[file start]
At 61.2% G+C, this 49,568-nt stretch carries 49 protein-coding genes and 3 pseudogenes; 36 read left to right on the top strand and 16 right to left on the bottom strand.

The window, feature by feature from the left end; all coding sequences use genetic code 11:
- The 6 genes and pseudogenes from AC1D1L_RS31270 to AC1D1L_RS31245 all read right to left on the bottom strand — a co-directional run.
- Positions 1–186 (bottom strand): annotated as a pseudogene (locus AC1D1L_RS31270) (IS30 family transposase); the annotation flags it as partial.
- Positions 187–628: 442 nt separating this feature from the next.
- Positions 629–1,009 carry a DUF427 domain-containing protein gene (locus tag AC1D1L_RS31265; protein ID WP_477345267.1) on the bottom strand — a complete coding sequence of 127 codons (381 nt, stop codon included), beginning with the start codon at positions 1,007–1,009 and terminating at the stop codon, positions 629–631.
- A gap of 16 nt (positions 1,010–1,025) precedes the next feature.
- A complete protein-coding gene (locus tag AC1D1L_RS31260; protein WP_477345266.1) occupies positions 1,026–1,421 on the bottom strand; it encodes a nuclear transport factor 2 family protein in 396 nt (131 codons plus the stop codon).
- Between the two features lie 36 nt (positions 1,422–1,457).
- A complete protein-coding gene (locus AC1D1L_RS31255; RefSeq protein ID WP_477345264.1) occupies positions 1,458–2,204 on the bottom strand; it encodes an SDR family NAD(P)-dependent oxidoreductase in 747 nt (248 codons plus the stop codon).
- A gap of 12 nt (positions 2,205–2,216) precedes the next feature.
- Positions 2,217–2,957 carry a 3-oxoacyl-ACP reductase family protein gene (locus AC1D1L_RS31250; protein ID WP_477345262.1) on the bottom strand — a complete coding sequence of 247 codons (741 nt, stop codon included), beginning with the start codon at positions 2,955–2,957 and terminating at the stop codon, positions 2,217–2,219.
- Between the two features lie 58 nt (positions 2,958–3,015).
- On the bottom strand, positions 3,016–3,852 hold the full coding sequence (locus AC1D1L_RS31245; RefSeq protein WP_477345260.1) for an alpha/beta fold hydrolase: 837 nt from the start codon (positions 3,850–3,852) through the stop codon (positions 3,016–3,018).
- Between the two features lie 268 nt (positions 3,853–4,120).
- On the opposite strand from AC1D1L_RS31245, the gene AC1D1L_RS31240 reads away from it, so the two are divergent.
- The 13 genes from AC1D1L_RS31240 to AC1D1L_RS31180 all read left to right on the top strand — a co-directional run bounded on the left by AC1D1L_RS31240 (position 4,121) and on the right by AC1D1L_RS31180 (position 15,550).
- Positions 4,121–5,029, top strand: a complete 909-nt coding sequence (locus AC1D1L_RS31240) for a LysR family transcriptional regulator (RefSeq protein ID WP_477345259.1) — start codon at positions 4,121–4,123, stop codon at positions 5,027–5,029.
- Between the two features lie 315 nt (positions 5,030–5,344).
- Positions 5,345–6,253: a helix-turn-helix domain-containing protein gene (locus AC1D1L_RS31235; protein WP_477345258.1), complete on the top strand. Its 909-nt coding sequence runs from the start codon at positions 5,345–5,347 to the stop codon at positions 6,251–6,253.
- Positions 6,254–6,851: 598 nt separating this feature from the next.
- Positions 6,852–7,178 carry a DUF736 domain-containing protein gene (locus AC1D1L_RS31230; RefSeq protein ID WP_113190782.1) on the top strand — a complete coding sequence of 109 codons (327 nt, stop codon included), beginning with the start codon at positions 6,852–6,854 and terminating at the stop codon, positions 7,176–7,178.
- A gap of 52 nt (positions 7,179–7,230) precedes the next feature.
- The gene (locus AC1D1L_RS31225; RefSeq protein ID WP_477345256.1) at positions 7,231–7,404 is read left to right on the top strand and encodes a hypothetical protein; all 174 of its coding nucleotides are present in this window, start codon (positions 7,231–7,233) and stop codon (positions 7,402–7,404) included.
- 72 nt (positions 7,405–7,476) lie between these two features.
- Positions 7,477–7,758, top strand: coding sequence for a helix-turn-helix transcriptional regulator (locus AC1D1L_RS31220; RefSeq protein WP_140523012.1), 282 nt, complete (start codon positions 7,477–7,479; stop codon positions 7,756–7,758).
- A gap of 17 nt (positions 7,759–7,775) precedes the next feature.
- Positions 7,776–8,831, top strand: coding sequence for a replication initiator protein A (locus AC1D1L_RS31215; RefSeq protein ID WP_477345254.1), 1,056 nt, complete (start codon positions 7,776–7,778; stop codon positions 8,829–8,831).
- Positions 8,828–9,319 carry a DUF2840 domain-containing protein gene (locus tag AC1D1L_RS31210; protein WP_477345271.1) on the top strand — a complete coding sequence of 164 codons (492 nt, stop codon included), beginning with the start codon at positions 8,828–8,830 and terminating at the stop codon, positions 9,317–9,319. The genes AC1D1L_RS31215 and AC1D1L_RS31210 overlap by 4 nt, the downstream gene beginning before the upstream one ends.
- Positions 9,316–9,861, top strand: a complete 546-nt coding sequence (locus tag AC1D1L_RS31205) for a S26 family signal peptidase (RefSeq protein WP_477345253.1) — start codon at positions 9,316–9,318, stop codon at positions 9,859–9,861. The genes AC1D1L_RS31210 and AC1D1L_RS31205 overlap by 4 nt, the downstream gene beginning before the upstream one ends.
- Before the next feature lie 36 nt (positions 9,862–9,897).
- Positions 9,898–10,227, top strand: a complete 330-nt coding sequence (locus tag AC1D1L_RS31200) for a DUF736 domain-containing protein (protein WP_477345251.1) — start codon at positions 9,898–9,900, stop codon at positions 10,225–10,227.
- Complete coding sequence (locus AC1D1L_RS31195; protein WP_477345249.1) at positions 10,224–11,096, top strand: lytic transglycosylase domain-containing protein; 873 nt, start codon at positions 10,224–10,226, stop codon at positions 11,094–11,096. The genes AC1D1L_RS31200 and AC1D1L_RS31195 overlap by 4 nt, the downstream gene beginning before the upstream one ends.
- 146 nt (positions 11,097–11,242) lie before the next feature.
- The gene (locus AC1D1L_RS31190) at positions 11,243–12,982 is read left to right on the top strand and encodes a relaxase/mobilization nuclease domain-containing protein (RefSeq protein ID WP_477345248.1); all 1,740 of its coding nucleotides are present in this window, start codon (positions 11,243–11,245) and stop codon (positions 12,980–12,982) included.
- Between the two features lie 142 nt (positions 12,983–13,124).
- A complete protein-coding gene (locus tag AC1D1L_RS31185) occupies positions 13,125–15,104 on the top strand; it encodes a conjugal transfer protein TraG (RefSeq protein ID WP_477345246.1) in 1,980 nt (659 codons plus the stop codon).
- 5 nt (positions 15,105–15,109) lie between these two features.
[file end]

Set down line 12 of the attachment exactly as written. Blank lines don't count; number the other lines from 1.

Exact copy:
- Positions 2,217–2,957 carry a 3-oxoacyl-ACP reductase family protein gene (locus AC1D1L_RS31250; protein ID WP_477345262.1) on the bottom strand — a complete coding sequence of 247 codons (741 nt, stop codon included), beginning with the start codon at positions 2,955–2,957 and terminating at the stop codon, positions 2,217–2,219.